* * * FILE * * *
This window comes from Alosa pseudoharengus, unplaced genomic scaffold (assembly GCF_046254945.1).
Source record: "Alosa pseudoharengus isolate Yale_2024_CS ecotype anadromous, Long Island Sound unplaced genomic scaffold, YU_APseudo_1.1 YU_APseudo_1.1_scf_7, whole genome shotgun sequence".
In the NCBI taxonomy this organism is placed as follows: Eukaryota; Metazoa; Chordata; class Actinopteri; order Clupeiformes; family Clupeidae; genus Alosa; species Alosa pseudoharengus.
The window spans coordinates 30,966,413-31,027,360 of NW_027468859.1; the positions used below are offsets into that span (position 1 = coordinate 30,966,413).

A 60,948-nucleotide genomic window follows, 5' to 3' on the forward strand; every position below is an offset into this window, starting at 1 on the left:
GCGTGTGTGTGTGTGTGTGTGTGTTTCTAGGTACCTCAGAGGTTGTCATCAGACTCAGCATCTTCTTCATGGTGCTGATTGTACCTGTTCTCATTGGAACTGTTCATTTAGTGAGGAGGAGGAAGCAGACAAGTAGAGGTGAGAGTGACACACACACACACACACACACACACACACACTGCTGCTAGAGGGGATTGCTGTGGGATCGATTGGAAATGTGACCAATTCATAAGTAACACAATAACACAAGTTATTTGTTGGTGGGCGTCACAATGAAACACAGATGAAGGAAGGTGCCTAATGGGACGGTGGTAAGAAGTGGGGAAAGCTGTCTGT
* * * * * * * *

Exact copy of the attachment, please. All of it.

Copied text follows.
This window comes from Alosa pseudoharengus, unplaced genomic scaffold (assembly GCF_046254945.1).
Source record: "Alosa pseudoharengus isolate Yale_2024_CS ecotype anadromous, Long Island Sound unplaced genomic scaffold, YU_APseudo_1.1 YU_APseudo_1.1_scf_7, whole genome shotgun sequence".
In the NCBI taxonomy this organism is placed as follows: Eukaryota; Metazoa; Chordata; class Actinopteri; order Clupeiformes; family Clupeidae; genus Alosa; species Alosa pseudoharengus.
The window spans coordinates 30,966,413-31,027,360 of NW_027468859.1; the positions used below are offsets into that span (position 1 = coordinate 30,966,413).

A 60,948-nucleotide genomic window follows, 5' to 3' on the forward strand; every position below is an offset into this window, starting at 1 on the left:
GCGTGTGTGTGTGTGTGTGTGTGTTTCTAGGTACCTCAGAGGTTGTCATCAGACTCAGCATCTTCTTCATGGTGCTGATTGTACCTGTTCTCATTGGAACTGTTCATTTAGTGAGGAGGAGGAAGCAGACAAGTAGAGGTGAGAGTGACACACACACACACACACACACACACACACACTGCTGCTAGAGGGGATTGCTGTGGGATCGATTGGAAATGTGACCAATTCATAAGTAACACAATAACACAAGTTATTTGTTGGTGGGCGTCACAATGAAACACAGATGAAGGAAGGTGCCTAATGGGACGGTGGTAAGAAGTGGGGAAAGCTGTCTGT